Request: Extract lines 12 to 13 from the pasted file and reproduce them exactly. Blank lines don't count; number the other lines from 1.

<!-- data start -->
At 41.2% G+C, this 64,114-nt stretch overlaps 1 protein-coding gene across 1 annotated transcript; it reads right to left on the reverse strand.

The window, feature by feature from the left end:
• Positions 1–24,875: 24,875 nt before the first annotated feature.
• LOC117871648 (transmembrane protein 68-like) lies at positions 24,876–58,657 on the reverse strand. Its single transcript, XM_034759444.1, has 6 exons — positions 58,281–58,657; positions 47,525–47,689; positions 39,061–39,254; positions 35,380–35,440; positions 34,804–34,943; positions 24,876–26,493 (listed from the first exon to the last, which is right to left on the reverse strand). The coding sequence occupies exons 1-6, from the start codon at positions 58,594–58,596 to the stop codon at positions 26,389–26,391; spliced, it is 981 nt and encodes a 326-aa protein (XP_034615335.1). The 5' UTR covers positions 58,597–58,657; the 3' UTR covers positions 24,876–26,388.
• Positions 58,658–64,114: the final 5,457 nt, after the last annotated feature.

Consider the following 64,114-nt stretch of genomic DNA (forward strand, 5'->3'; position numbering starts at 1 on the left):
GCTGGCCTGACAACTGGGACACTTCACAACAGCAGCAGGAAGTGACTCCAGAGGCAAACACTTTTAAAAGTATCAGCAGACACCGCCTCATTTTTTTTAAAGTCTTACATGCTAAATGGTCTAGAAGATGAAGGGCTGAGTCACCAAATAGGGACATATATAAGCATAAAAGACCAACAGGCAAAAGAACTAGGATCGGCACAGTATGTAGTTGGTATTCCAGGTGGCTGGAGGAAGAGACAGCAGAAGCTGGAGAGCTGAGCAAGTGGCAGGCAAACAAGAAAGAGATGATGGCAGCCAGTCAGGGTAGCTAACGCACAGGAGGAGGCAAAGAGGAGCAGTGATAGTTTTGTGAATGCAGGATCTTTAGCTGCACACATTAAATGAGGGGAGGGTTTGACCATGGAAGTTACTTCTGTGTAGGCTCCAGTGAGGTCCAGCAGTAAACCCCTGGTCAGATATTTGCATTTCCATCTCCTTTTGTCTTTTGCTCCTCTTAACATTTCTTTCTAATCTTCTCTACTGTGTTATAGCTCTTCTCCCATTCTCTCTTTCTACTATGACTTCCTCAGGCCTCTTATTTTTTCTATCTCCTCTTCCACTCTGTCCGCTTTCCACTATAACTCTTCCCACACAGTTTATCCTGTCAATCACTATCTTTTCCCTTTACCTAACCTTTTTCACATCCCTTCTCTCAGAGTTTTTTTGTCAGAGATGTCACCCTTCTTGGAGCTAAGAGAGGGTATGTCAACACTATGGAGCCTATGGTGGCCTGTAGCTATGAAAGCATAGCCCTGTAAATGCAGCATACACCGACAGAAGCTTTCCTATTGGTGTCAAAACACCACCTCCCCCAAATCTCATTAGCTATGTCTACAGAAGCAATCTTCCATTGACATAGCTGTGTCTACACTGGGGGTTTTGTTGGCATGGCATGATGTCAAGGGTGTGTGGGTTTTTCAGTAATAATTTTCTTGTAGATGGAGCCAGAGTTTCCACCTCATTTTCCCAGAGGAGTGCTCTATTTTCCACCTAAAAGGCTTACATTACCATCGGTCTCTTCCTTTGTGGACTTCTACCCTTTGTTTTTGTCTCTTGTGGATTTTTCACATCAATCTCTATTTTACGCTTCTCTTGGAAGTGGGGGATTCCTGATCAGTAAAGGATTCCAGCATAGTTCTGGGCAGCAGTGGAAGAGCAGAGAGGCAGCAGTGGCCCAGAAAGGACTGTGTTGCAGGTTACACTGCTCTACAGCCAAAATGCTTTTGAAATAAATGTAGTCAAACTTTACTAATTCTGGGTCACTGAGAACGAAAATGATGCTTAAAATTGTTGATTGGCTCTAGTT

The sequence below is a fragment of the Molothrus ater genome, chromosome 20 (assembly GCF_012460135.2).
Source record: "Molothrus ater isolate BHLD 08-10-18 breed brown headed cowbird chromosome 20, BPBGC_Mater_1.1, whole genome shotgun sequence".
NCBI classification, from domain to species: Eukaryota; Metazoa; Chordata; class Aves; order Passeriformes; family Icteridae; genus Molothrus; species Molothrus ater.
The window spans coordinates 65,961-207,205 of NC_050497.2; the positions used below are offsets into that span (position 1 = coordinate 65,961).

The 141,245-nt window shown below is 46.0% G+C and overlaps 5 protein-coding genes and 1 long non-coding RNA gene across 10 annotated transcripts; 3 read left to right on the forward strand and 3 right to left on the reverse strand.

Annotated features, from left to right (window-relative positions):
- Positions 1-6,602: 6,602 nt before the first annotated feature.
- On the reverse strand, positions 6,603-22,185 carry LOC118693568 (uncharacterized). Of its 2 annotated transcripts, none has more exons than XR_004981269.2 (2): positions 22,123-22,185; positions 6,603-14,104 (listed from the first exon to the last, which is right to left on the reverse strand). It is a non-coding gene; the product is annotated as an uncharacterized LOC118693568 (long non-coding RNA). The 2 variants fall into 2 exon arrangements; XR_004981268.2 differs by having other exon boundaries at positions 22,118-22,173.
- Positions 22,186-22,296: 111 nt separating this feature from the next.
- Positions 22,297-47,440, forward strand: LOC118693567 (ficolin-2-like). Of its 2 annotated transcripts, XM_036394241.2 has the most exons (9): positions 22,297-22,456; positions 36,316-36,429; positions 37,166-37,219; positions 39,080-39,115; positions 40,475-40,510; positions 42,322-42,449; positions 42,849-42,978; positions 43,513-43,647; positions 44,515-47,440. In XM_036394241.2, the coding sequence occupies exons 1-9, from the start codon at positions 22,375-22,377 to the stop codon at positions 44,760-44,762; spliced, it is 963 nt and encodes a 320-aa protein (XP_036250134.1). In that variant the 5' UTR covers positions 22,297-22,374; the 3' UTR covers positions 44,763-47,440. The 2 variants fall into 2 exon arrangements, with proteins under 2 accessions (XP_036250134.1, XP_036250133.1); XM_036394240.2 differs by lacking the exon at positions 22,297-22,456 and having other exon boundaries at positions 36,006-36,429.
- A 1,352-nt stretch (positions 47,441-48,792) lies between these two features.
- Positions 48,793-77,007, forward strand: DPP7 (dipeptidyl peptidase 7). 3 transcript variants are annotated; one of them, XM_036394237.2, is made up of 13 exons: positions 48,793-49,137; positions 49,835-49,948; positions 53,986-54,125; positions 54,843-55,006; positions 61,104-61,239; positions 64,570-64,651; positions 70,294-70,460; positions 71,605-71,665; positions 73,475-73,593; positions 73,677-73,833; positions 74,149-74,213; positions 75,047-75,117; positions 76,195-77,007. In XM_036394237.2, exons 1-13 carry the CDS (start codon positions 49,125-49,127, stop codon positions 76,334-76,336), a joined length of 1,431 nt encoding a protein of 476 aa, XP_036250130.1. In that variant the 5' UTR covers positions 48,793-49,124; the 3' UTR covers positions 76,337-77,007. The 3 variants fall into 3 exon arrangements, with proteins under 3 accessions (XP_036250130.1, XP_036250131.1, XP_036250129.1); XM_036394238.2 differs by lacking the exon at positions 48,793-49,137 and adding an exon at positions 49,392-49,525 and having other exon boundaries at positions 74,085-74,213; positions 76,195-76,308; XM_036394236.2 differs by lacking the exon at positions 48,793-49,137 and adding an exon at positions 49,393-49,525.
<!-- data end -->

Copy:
The 141,245-nt window shown below is 46.0% G+C and overlaps 5 protein-coding genes and 1 long non-coding RNA gene across 10 annotated transcripts; 3 read left to right on the forward strand and 3 right to left on the reverse strand.

Annotated features, from left to right (window-relative positions):